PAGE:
Tokelauans are master fishermen, and many of the traditional methods for fishing are still a common practice. Schools of fish are attracted to feed at this isolated atoll, with a variety of fish species that fill the lagoon. Fishing is the prerogative of men and their knowledge of fishing lore has been handed down through the generations. The making of lures, fish traps, nets (of different types), seines, noose fishing is still common practice.
Canoes are important not only for fishing, but also in preserving the knowledge and skills for canoe building. Although modern boats are available, the traditional canoe is still favourite choice of raft for fishing, due to its flexibility and maneuvering when fishing. Another important aspect in peoples preference for using the traditional canoe is because of its reliability and safety on the open ocean.
Atafu is the only island, that still builds traditional canoes, and one will discover it a common site to see many canoes on the island. Atafu has been blessed with the abundance of the Kanava tree (Cordia subcordata), the wood which is used for building the canoes, that is lacking on the other atolls. The Kanava tree is sufficiently thick, durable, water resistant and hard, and canoes built from the Kanava can last over a hundred years.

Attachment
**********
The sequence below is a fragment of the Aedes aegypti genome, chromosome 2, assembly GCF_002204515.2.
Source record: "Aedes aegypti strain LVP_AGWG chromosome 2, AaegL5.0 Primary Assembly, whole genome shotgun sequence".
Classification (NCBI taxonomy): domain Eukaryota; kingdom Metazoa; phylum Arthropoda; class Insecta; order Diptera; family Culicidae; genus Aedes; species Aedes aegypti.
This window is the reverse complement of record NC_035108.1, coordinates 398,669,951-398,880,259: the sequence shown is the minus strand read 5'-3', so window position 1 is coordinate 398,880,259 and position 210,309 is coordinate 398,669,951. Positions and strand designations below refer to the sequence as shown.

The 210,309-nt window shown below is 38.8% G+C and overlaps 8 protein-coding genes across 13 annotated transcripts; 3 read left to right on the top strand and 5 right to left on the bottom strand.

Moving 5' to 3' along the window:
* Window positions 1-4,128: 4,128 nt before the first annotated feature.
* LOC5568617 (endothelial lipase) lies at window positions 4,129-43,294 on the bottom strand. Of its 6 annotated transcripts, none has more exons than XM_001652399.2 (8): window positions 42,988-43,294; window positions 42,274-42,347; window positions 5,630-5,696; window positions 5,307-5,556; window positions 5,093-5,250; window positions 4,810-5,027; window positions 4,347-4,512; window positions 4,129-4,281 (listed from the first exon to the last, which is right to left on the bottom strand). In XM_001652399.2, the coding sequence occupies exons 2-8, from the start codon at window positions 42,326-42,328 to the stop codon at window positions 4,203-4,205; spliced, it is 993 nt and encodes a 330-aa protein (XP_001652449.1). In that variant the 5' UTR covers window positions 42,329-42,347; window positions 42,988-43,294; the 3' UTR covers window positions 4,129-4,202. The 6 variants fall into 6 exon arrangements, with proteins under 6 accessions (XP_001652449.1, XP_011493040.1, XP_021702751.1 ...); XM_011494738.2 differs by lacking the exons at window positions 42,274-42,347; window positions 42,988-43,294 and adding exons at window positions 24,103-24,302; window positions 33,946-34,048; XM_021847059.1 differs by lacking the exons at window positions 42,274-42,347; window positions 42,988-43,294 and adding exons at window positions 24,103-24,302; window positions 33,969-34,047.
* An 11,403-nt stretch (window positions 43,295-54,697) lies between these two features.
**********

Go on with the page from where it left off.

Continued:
Because of the complexity in building a canoe, traditional rites in canoe building are still maintained, with the master carpenter or tohuga requested to perform the task in building the canoe. The tohuga is the master carpenter and the designer and overseer of the project.